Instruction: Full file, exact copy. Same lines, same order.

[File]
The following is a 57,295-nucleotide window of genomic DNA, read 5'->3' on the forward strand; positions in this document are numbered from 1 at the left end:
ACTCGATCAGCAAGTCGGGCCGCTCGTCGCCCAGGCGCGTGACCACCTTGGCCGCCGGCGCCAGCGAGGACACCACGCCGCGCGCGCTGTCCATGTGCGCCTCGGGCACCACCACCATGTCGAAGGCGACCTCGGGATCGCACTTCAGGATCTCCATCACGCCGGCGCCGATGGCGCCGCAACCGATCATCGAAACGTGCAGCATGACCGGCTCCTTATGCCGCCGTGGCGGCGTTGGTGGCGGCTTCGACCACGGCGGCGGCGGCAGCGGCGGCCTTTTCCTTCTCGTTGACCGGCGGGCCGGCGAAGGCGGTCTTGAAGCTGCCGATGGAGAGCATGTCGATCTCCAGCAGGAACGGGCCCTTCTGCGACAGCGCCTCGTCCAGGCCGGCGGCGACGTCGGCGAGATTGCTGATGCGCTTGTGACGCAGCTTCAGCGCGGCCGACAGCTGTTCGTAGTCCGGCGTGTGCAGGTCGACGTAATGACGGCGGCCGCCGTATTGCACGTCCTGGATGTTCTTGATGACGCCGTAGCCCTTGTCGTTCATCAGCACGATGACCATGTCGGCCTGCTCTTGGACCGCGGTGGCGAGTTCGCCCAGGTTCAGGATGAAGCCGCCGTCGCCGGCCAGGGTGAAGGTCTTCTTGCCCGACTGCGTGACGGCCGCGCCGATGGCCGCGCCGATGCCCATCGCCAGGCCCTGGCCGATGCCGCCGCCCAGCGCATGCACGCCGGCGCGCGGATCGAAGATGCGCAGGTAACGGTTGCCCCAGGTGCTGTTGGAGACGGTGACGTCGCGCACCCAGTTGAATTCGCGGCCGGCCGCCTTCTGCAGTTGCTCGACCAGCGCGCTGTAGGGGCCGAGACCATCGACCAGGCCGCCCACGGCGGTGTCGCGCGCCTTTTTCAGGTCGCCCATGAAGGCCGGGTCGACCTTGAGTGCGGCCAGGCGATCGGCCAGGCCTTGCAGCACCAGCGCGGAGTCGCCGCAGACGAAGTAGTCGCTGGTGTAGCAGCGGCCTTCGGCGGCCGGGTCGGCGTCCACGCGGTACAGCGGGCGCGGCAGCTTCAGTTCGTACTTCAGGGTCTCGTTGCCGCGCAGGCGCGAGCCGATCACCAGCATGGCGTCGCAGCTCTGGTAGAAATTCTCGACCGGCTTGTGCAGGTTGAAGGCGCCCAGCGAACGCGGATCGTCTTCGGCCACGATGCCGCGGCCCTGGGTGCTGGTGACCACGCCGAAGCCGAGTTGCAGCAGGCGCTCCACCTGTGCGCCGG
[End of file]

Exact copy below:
The following is a 57,295-nucleotide window of genomic DNA, read 5'->3' on the forward strand; positions in this document are numbered from 1 at the left end:
ACTCGATCAGCAAGTCGGGCCGCTCGTCGCCCAGGCGCGTGACCACCTTGGCCGCCGGCGCCAGCGAGGACACCACGCCGCGCGCGCTGTCCATGTGCGCCTCGGGCACCACCACCATGTCGAAGGCGACCTCGGGATCGCACTTCAGGATCTCCATCACGCCGGCGCCGATGGCGCCGCAACCGATCATCGAAACGTGCAGCATGACCGGCTCCTTATGCCGCCGTGGCGGCGTTGGTGGCGGCTTCGACCACGGCGGCGGCGGCAGCGGCGGCCTTTTCCTTCTCGTTGACCGGCGGGCCGGCGAAGGCGGTCTTGAAGCTGCCGATGGAGAGCATGTCGATCTCCAGCAGGAACGGGCCCTTCTGCGACAGCGCCTCGTCCAGGCCGGCGGCGACGTCGGCGAGATTGCTGATGCGCTTGTGACGCAGCTTCAGCGCGGCCGACAGCTGTTCGTAGTCCGGCGTGTGCAGGTCGACGTAATGACGGCGGCCGCCGTATTGCACGTCCTGGATGTTCTTGATGACGCCGTAGCCCTTGTCGTTCATCAGCACGATGACCATGTCGGCCTGCTCTTGGACCGCGGTGGCGAGTTCGCCCAGGTTCAGGATGAAGCCGCCGTCGCCGGCCAGGGTGAAGGTCTTCTTGCCCGACTGCGTGACGGCCGCGCCGATGGCCGCGCCGATGCCCATCGCCAGGCCCTGGCCGATGCCGCCGCCCAGCGCATGCACGCCGGCGCGCGGATCGAAGATGCGCAGGTAACGGTTGCCCCAGGTGCTGTTGGAGACGGTGACGTCGCGCACCCAGTTGAATTCGCGGCCGGCCGCCTTCTGCAGTTGCTCGACCAGCGCGCTGTAGGGGCCGAGACCATCGACCAGGCCGCCCACGGCGGTGTCGCGCGCCTTTTTCAGGTCGCCCATGAAGGCCGGGTCGACCTTGAGTGCGGCCAGGCGATCGGCCAGGCCTTGCAGCACCAGCGCGGAGTCGCCGCAGACGAAGTAGTCGCTGGTGTAGCAGCGGCCTTCGGCGGCCGGGTCGGCGTCCACGCGGTACAGCGGGCGCGGCAGCTTCAGTTCGTACTTCAGGGTCTCGTTGCCGCGCAGGCGCGAGCCGATCACCAGCATGGCGTCGCAGCTCTGGTAGAAATTCTCGACCGGCTTGTGCAGGTTGAAGGCGCCCAGCGAACGCGGATCGTCTTCGGCCACGATGCCGCGGCCCTGGGTGCTGGTGACCACGCCGAAGCCGAGTTGCAGCAGGCGCTCCACCTGTGCGCCGG